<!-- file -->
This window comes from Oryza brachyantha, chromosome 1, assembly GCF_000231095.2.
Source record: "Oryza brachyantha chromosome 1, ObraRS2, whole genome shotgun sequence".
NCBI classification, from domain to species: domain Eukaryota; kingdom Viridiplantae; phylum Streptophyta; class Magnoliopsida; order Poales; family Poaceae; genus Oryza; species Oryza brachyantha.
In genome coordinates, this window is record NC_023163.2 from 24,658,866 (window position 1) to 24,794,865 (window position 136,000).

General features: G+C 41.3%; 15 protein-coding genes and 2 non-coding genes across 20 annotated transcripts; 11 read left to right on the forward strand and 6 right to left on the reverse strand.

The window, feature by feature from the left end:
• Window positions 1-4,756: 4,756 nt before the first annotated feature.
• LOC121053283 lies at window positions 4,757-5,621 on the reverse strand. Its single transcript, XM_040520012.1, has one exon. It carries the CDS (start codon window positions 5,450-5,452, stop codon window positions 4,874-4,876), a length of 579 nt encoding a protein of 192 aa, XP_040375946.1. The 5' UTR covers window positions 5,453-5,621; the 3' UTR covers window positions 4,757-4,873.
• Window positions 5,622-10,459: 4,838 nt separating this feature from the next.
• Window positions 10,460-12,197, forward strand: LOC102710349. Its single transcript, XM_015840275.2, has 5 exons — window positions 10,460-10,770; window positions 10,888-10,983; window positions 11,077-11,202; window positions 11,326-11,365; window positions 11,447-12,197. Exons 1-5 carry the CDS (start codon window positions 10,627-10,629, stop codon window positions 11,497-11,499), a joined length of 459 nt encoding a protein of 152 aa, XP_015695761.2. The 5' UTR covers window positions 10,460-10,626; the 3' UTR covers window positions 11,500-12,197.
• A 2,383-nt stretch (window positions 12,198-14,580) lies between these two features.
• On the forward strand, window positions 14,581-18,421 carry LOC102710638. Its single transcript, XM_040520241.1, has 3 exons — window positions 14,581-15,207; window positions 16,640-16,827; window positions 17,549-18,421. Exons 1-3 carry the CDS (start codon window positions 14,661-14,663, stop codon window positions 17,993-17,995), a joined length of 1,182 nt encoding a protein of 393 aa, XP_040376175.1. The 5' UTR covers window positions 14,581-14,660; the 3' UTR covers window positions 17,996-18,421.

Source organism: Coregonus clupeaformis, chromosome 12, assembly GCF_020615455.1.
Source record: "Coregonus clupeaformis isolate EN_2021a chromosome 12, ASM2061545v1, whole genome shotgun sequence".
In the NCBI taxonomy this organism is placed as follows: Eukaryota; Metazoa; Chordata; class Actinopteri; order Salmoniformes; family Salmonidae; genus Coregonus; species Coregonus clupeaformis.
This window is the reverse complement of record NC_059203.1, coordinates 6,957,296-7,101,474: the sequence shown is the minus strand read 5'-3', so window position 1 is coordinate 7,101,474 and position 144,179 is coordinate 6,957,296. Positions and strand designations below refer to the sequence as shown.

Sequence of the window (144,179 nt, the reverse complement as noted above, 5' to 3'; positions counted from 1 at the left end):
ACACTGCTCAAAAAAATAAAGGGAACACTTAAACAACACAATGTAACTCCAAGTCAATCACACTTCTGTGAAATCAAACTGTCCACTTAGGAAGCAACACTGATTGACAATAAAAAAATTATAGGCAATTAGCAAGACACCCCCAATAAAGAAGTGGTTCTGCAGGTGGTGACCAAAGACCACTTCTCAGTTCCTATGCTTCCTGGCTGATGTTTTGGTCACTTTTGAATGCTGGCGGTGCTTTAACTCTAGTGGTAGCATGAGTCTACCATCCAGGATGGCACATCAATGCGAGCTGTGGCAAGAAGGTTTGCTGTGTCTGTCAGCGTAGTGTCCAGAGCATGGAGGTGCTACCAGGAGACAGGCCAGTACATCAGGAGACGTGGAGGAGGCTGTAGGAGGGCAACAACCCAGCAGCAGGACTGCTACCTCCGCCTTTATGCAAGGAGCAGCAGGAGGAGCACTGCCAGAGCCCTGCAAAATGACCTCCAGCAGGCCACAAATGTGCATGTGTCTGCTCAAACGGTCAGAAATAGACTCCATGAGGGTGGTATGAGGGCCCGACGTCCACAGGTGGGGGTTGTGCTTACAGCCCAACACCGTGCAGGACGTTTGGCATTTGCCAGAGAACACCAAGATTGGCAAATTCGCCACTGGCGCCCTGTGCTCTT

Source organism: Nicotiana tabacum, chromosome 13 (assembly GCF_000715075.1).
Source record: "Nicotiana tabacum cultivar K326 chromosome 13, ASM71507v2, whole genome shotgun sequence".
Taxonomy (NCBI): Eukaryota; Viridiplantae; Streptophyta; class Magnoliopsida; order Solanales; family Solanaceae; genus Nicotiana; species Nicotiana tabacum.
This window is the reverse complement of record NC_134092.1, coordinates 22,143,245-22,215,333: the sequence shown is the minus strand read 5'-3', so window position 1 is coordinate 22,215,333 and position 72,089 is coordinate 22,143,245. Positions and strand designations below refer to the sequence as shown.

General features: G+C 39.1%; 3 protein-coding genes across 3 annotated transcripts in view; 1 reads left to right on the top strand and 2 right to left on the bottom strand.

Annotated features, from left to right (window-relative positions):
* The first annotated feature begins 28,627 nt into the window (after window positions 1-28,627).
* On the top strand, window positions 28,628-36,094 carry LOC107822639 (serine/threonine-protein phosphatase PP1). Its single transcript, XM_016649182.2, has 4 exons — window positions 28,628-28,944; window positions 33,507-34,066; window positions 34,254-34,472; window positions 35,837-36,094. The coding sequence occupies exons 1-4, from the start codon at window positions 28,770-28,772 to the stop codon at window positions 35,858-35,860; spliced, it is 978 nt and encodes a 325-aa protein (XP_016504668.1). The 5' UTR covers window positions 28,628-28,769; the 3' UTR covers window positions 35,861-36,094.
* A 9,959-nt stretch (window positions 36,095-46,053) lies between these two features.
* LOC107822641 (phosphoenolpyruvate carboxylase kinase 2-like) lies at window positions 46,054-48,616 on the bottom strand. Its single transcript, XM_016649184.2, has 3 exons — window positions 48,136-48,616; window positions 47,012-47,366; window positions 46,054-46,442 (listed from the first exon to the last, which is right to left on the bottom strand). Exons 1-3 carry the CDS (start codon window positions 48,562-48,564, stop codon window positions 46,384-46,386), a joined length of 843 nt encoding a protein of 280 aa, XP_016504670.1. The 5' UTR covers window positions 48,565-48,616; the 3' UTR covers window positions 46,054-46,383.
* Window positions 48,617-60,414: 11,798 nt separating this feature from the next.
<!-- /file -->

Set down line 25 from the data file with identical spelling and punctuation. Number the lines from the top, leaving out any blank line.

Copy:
* The first annotated feature begins 28,627 nt into the window (after window positions 1-28,627).